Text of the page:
A plan by the Auburn City Council to make 5 p.m. the new starting time for its weekly public sessions is a bad idea, and we urge councilors to reject it.
We've argued in the past that the yearly short-term change from 6 p.m. to 5 p.m. for "summer hours" ignores the fact that the working world doesn't come to a halt during the summer months, and making that change permanent would create an even bigger roadblock for public participation.
Work schedules vary by industry, of course, but the reality is that most people are tied up until at least 5 p.m. on weekdays — and Auburn residents don't all work within a quick drive to city hall. So people commuting from Syracuse, for example, wouldn't be able to get to a one-hour council meeting until it's nearly over.
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The rationale given by some is that meeting times don't seem to have any correlation to attendance, with councilors and city staffers agreeing that they see the same few faces nearly every week. But changing the rules and procedures for city government should not be done based on anecdotal evidence. Councilor Debra McCormick went a step further and said that she finds it "discouraging" that the public doesn't participate more. But making it more difficult for people to attend meetings is the opposite of an effort to get even more people involved.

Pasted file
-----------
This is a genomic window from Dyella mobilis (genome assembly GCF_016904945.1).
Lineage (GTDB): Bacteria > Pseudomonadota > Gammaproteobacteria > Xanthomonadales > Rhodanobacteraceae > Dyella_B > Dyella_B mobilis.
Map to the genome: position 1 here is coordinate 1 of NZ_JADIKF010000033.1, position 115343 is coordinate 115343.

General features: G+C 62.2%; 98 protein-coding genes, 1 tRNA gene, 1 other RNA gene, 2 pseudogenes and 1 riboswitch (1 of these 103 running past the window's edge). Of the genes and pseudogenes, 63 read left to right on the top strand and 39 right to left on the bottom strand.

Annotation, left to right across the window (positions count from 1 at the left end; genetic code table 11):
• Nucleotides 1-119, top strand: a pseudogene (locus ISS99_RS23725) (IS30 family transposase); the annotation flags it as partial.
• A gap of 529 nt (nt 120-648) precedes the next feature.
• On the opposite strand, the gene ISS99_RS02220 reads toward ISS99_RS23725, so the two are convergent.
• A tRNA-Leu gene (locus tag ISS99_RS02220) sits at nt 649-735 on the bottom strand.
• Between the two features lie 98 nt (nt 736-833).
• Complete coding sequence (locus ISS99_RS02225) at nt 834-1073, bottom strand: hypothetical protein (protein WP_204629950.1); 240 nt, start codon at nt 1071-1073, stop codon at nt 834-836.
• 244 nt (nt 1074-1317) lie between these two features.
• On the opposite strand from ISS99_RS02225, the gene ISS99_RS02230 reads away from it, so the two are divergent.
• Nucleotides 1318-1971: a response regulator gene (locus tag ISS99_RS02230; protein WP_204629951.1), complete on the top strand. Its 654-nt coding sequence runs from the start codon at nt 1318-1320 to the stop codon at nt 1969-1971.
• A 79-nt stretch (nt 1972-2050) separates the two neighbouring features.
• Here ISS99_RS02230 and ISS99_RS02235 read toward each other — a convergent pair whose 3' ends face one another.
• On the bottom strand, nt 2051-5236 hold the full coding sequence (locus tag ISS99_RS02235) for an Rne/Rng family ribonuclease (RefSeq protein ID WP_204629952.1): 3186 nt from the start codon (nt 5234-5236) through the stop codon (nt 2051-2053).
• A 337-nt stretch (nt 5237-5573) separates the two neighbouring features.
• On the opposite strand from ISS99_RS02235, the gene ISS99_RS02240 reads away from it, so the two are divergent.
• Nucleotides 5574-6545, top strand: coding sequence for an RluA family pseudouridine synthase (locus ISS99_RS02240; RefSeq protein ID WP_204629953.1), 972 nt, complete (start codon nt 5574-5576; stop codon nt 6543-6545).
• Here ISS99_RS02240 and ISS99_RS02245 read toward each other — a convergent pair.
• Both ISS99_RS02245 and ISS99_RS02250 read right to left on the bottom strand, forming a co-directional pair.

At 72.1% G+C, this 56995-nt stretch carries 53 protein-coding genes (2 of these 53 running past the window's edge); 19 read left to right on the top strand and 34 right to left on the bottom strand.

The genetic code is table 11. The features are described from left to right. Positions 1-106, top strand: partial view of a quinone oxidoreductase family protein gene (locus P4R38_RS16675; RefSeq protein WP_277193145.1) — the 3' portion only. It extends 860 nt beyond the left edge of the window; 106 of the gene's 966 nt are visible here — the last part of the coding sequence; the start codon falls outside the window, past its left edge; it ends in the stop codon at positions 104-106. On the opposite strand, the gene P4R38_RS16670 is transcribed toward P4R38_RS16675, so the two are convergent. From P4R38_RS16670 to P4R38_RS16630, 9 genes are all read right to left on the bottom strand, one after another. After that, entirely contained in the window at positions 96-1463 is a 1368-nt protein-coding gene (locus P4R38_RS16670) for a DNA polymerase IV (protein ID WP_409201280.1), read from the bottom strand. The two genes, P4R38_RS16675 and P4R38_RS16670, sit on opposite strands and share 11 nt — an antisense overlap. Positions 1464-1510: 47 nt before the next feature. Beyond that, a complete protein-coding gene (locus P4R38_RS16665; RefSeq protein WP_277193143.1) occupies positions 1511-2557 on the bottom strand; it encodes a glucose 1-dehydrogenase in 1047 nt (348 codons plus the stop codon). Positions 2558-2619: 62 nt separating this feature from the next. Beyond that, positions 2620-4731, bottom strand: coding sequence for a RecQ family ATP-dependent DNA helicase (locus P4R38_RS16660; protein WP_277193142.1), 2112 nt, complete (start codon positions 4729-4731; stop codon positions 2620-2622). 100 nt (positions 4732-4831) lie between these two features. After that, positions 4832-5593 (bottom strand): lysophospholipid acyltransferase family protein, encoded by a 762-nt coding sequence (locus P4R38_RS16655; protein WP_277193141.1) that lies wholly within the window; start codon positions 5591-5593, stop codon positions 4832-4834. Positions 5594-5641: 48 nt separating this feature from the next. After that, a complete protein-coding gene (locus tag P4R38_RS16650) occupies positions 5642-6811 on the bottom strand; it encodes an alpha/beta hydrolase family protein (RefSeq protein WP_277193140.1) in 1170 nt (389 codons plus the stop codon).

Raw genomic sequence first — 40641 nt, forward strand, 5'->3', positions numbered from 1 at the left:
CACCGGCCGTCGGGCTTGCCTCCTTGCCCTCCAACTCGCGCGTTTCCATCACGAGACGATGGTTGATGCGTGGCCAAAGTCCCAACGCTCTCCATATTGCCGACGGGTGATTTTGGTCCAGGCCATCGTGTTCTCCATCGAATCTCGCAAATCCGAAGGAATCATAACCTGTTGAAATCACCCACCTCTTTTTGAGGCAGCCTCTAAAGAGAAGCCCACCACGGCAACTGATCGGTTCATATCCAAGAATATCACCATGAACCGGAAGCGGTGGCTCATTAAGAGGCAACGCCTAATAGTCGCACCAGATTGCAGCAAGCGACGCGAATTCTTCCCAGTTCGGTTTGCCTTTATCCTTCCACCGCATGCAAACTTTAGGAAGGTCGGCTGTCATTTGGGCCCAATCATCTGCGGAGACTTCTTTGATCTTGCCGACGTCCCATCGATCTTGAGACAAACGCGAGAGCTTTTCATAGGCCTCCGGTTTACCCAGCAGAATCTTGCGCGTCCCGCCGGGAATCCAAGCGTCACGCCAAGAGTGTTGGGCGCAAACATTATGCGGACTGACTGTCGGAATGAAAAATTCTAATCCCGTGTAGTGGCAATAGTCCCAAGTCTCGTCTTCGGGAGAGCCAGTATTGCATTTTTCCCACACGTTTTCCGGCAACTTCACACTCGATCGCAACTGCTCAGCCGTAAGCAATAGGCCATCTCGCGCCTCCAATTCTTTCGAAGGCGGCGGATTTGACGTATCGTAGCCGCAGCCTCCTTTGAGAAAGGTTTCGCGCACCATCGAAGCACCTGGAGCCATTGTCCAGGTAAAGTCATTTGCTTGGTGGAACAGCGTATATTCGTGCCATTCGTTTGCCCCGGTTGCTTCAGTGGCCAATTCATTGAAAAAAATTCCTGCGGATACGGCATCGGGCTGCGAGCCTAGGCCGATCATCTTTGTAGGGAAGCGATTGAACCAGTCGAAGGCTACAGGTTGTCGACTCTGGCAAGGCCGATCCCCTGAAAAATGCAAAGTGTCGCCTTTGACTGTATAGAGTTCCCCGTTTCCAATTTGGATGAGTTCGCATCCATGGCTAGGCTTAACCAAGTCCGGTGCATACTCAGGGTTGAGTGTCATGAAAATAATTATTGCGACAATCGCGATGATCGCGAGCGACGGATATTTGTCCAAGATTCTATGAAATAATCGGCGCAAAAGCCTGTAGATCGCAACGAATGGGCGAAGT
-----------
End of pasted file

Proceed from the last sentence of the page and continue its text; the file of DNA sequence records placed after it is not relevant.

The only caveat in the planned change would be the addition of a public comment session at the end of every meeting, giving people who arrive late a chance to be heard. But even that move appears to be an acknowledgment that 5 p.m. is far too early to kick off a meeting.
We understand that starting council meetings immediately after the workday would be a great convenience for city staff, but it also would be a great inconvenience for the public. If a resident has an issue with a city department and they don't feel like they are being listened to by the city manager or city staff, they need to be given an opportunity to bring that issue to the council in a public setting. We can even surmise that people considering running for council seats might decide that they wouldn't be able to participate because their day jobs keep them fully occupied until 5 p.m.
The city council is an elected body put in place by the voters, and the needs of the public should lead the discussion rather than the wants of the people holding the meeting. And it's not just the city council that needs to avoid holding meetings at inopportune times. We encourage all public legislative bodies, including town and village boards, that aren't already meeting at 6 or 7 p.m. to reconsider making their public work more accessible to the public.
The Citizen editorial board includes publisher Michelle Bowers, executive editor Jeremy Boyer and managing editor Mike Dowd.